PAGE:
The Taliban is trying to occupy the Punjir Valley, the last area left under the control of opponents, which is considered a particularly hard mine • During his previous rule, the organization failed to occupy the valley • Women took to Kabul streets demanding rights, and encountered violence from the Taliban
The latest resistance militias in Afghanistan report that they are absorbing “heavy blows” in the Punjir Valley, the country’s last stronghold of opponents. The Taliban has yet to end the occupation of the country and put out the fire of rebellion once and for all. The valley was considered very difficult to occupy, and it lasted about a decade without being occupied under Soviet occupation of the country and another 5 years under Taliban occupation.
The fighters “on the front of national resistance”, the only organized body still opposed to the Taliban, and made up of militias and fighters who abandoned Afghan security forces, have significant stockpiles of weapons in a valley about 80 kilometers from the capital Kabul. There have already been happy shots in the capital that word has spread that the valley has fallen to the Taliban, but opposition leaders were quick to deny it and the Taliban did not issue an official statement on the matter.
The Taliban is now engaged in the challenging transition from a military force that has quickly conquered Afghanistan, to a body that will rule stability in the country. During the previous Taliban rule, which lasted five years from 1996 to 2001, the organization suffered from total international isolation, with only a few countries having diplomatic relations with it. Now the countries of the world are staring at the way the organization will govern the country, and for now the Taliban are trying to broadcast softened messages about the human rights in the country.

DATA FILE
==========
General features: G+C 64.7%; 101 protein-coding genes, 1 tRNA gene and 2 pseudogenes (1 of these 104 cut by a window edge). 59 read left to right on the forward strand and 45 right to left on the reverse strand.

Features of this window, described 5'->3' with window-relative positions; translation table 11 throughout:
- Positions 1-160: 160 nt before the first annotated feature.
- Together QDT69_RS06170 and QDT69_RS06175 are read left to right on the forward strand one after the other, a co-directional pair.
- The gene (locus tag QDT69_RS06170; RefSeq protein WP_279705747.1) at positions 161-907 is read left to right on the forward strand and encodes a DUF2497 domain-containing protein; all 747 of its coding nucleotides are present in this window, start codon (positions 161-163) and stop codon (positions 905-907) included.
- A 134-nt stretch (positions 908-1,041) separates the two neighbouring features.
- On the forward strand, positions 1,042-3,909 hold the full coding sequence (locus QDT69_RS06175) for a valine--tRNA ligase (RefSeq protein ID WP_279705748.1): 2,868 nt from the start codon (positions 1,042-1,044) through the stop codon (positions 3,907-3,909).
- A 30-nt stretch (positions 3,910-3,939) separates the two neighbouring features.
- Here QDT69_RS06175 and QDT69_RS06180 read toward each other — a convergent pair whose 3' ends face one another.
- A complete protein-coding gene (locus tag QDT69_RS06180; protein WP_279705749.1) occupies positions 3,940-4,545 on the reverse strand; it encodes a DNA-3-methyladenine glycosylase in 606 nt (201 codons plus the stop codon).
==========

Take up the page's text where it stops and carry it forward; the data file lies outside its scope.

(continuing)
In his previous rule, the Taliban imposed extreme and unprecedented restrictions on the women of the country, depriving them of all access to education and forbidding them to work. Women were obligated to constantly accompany a man when they left the house, and to wear a garment that covered their entire body. Women who violated these guidelines were whipped or executed.
In recent weeks, the Taliban has repeatedly promised that this time it will allow women access to education and employment, and less strictly restrict their freedom. But in recent days, worrying stories have been heard again about women being sent to their homes and their employment stopped. In addition, the Taliban asked most of the women in the country to stay in their homes for “security reasons.”
In the shadow of the grave fear for their future, a small group of women took to the streets of Kabul and demanded equal rights and the possibility of participating in government under the Taliban regime. Feminist groups have organized at least three different protests across Afghanistan in the past week. According to the Afghan news agency Tolo, the protest of the women encountered violence from the Taliban, prevented them from marching to the presidential palace, and sprayed them with tear gas.